Red vs Blue clip - "Yes, everything is coming together as planned and these fools still have no idea. Once the young one gets his sword there will be no stopping us. Mwahahahahahaaa..."
Chris Vallance - What we just heard is a little clip of 'machinima'. Now, the word itself is a contraction of machine-cinema which tells you what it's all about. If you think about puppetry, well, these are films made. Instead of using physical puppets what you use are the characters in computer games. So, instead of picking up big bird or whatever the puppet of choice is, groucho, you go and turn on your Xbox or Playstation and use the characters in the game. Now what we heard there was a clip from one of the best-known machinima films, it's Red vs. Blue, it's based on the game Halo. It has become incredibly popular as many of these games have. And we've started to see them influence the mainstream. We're starting to see film-makers and advertisers pick up on this stuff as well which is why this weekend at De Montfort University, as the programme is going out, Europe's first festival of machinima bringing together filmmakers and people interested in this technology from all over Europe. I spoke to Professor Andre Hugill who is director of the Institute of Creative Technologies at De Montfort University. I asked him why machinima wasn't just an updated form of puppetry or physical theatre.
Andre Hugill - It's got elements of both of those and it's got elements of animation and cinema. What's unique is that it's user-generated content. It's empowering or enabling people to create original work fairly easily and they've got quite a range of resources available to them such as the ability to use camera angles, render buildings at any time of day or night with ease; create virtual environments and so on. I thin kit offers up a portfolio of possibilities.
Chris - So Andrew Hugill seems pretty convinced as to its worth but to be honest, Chris it sounds a little geeky or anorak-y. Do you think this is really going to catch on and be popular?
Chris Vallance - Well I think the examples there from advertising are perhaps the clearest. There are starting to emerge machinima-type commercials. In the States, recently aired during the football games, a Toyota commercial but was based on World of Warcraft. We have World of Warcraft characters and one of them suddenly pops up with a brand new Toyota truck and he meets the boss baddy at the end with his amazing magic pick-up. That kind of thing is definitely becoming mainstream. Now what's different about machinima is that it's actually live. The characters aren't manipulated and it's filmed without animation or careful step-by-step processes. It's much more like puppetry in that sense.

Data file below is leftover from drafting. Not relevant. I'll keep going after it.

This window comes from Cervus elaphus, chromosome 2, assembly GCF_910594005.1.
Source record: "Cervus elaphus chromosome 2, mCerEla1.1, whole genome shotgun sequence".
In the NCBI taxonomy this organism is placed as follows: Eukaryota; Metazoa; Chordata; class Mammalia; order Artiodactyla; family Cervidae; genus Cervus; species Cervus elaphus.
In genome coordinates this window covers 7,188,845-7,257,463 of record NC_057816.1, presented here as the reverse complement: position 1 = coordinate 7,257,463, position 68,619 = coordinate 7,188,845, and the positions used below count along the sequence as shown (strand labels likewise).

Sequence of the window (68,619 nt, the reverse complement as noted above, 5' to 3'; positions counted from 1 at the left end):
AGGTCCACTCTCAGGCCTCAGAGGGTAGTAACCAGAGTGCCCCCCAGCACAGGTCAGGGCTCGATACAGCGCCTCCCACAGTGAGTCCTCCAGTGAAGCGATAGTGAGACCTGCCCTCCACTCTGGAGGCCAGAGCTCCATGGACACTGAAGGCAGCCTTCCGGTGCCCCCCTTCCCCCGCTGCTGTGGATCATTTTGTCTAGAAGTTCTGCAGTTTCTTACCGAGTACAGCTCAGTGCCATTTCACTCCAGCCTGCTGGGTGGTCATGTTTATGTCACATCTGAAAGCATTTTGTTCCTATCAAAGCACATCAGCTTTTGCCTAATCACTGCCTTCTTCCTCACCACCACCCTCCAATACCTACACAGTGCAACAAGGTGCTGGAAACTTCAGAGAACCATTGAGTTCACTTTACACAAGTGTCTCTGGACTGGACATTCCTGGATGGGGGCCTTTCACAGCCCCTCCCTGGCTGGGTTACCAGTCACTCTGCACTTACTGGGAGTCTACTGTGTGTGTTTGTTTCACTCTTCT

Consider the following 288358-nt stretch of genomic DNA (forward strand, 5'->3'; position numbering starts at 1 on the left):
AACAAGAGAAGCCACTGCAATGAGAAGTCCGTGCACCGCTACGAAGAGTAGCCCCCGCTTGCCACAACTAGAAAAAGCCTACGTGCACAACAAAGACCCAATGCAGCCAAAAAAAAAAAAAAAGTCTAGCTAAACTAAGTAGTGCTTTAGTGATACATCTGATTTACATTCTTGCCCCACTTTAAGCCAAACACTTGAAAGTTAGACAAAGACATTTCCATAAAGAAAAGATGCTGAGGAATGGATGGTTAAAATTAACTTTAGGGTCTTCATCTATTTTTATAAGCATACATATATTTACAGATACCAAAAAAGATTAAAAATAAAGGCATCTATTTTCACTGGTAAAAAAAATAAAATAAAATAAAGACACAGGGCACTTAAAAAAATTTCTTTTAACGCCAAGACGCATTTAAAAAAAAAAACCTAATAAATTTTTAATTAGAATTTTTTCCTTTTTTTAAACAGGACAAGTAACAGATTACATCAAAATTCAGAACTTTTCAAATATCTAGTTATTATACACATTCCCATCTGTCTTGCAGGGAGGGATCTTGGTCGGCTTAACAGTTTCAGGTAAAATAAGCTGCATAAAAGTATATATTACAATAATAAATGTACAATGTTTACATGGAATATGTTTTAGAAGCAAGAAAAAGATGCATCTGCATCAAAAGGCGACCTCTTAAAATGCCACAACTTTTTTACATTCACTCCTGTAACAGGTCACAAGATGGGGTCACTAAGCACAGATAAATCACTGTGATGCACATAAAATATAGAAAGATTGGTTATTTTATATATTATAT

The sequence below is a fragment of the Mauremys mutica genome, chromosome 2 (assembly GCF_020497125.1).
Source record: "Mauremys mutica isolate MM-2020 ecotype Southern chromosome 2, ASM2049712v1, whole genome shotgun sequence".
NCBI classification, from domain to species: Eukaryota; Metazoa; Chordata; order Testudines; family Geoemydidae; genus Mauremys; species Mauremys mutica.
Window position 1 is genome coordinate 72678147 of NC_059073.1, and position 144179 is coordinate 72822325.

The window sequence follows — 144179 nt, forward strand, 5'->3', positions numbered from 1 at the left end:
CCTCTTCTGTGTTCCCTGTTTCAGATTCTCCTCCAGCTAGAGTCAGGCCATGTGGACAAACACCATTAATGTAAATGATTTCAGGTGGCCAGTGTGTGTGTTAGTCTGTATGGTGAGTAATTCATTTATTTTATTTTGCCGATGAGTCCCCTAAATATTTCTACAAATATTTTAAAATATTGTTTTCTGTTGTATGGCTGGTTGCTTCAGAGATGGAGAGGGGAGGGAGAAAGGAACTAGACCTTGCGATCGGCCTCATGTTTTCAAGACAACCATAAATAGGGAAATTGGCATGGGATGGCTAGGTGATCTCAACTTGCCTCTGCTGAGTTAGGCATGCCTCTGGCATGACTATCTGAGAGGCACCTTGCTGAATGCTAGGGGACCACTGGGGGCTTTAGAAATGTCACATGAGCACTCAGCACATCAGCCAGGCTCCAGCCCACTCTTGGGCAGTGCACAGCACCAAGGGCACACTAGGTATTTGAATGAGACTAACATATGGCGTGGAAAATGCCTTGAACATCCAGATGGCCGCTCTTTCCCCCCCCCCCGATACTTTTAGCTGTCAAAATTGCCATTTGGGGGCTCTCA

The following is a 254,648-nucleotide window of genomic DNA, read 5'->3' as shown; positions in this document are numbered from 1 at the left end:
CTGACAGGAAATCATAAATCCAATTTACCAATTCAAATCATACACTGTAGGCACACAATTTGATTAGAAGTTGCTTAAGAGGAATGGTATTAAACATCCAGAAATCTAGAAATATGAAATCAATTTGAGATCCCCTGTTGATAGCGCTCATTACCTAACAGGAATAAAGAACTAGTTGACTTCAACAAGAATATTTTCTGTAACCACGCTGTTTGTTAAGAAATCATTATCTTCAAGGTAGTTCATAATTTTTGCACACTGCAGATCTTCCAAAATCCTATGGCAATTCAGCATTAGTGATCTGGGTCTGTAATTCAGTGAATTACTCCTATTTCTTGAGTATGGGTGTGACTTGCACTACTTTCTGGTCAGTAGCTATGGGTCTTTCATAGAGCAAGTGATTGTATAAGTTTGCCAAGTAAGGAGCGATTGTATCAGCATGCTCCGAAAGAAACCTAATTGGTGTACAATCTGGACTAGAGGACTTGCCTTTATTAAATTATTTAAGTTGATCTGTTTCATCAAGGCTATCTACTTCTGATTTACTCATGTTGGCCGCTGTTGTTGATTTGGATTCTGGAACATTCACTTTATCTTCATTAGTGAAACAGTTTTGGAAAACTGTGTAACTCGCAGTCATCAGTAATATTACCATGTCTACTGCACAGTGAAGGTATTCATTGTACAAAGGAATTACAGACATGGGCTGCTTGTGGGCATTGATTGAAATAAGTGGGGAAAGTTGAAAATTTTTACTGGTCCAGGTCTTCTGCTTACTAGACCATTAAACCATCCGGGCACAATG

Chris - Do you actually see a convergence between what's happening in the gaming world then and the film world? Is this an attempt to maximise the commercial potential because you can get one feeding off the other?
Chris Vallance - If we go back to Red vs. Blue we've just had the new version of Halo out to much excitement in the gaming world. Obviously Red vs. Blue is based on Halo so how does the fact that there's a new version of the game affect the films? Well, that's a question I put to Jason Saldaña of Rooster Teeth, the company that produced Red vs. Blue.
Jason Saldaña - It's good. It makes us figure out ways to do it, it's fun to do and we also have fun playing the game. With Halo 3, I haven't stopped playing it since it came out and the same can be said for all of the guys that we work with.
Chris Vallance - And is this a full-time job for you now?
Jason Saldaña - Yes, it is.
Chris Vallance - How many people do you know of who make their living making machinima?
Jason Saldaña - Probably just the six of us.
Chris Vallance - But it must be pretty fun on mortgage applications, I imagine.
Jason Saldaña - Yeah! Trying to explain to people what I do...today I went to the dentists and they asked me what I did for work and it took me, like, 20 minutes to tell them. You know, it can bee complicated.
Chris Vallance - So you heard from Jason there, well he's actually making a living out of machinima. Okay, there are only a few people in the world who can claim that but that does suggest that it's starting to creep its way into the commercial sphere.
Chris - So what do people think of the potential for this kind of technology? There must be manifold spin-offs that you could do with this kind of thing.